At that stage, Company D had more questions attached to it because it had existed for only 8 months. This was probably the reason for the loyal pricing policy that its management adhered to.
Verified the heads of the companies. The Organization B changed 3 of its leaders. For a company with ten years of experience, this was a completely natural figure. Analysts of Company A didn’t become suspicious because of the total number of such changes, but rather because something strange occurred over the past year. In a relatively short period of time, 2 heads had been changed.
There was nothing suspicions about other companies in this regard: over the entire period of existence, the structure of their executive personnel did not change.
Verified licenses and permits. Everything was fine here. All three companies had necessary documents to conduct their activities.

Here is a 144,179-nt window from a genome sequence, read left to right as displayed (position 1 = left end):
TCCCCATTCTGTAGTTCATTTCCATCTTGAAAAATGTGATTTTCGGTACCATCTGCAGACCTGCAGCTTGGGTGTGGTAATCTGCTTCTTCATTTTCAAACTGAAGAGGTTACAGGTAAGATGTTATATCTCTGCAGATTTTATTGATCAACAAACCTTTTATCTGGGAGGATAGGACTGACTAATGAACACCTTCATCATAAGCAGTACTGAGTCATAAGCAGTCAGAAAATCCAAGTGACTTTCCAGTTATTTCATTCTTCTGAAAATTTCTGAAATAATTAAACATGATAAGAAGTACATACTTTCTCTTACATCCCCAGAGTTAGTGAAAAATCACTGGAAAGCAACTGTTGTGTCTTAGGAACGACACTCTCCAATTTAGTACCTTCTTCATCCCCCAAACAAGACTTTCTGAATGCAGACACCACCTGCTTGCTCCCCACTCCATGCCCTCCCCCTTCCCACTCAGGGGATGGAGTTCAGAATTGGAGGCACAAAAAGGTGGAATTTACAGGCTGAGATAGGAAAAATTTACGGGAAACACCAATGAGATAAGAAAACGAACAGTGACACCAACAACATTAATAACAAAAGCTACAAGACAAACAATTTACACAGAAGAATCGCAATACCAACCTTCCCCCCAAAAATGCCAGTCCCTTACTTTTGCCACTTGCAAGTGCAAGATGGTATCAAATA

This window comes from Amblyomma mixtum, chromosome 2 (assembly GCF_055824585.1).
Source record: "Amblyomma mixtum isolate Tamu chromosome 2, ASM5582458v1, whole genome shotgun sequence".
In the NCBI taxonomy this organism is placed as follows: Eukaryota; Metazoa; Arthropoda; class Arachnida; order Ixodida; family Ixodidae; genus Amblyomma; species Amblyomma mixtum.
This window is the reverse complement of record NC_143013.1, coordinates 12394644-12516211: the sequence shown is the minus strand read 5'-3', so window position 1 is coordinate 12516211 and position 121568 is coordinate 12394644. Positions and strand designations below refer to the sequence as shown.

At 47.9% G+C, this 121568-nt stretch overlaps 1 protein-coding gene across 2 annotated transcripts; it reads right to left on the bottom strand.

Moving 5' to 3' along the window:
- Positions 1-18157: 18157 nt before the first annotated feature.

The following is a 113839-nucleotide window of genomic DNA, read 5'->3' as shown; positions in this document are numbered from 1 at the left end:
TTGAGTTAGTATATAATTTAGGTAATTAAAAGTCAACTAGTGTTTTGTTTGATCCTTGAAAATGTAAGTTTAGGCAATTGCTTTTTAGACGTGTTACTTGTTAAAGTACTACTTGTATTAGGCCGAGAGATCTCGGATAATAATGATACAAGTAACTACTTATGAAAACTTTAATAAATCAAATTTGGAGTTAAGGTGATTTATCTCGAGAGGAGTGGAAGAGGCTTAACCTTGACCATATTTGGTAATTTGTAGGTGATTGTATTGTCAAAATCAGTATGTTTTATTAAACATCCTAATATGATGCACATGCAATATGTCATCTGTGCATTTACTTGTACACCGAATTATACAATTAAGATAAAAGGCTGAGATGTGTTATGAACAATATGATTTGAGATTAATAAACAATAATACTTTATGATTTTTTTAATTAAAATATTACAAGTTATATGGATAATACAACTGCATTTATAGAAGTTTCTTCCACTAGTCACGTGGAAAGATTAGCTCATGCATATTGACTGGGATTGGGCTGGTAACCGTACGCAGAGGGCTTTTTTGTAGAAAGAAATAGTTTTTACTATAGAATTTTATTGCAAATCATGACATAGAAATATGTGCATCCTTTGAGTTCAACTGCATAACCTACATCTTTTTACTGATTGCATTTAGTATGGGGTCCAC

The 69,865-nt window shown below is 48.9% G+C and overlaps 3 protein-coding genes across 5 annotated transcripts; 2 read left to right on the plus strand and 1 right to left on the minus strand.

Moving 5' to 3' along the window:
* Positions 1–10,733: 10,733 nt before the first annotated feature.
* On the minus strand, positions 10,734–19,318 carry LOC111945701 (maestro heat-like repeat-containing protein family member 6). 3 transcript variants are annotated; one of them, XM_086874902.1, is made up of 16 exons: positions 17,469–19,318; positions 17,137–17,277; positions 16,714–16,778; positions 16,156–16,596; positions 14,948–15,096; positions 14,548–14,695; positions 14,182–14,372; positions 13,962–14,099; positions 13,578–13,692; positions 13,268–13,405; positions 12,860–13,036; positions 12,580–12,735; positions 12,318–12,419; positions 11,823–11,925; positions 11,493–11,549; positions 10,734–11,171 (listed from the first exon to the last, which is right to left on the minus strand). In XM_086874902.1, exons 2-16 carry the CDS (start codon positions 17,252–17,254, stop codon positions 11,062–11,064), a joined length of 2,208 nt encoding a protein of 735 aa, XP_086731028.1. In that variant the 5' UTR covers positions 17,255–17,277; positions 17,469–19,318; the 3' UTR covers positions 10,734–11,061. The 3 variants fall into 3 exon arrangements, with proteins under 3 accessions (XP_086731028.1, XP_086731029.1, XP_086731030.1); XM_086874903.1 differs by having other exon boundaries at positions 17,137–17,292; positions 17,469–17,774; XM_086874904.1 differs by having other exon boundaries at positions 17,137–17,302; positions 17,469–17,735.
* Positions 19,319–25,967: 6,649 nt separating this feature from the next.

Studied the financial statements of companies. We assessed profit and loss before tax, obtained information about cash flow, the size of the authorized capital, and the value of shares.
The reports of Company C and D showed positive dynamics. Company B had a slightly different financial situation. The size of its authorized capital had been declining for the last 2 years. It was another disadvantage of this candidate.
Analyzed participation in tenders. Company B had the largest percentage of participation in tenders. This was logical because the enterprise had existed for 10 years. Having studied the report in more detail, we noticed that the number of applications they had won in the last 2 years had a steady downward trend in this company.
On the other hand, the same indicator for Companies C and D gradually increased. Notably, a large number of state organizations were among the partners of Company C. Undoubtedly, this was an advantage to the candidate.
Assessed the potential risks. In order to do this, we collected data on the sanctions against each company and verified if they were going through liquidation or bankruptcy proceedings.
None of the organizations that participated in the tender were under sanctions and were not in the status of a potential bankrupt.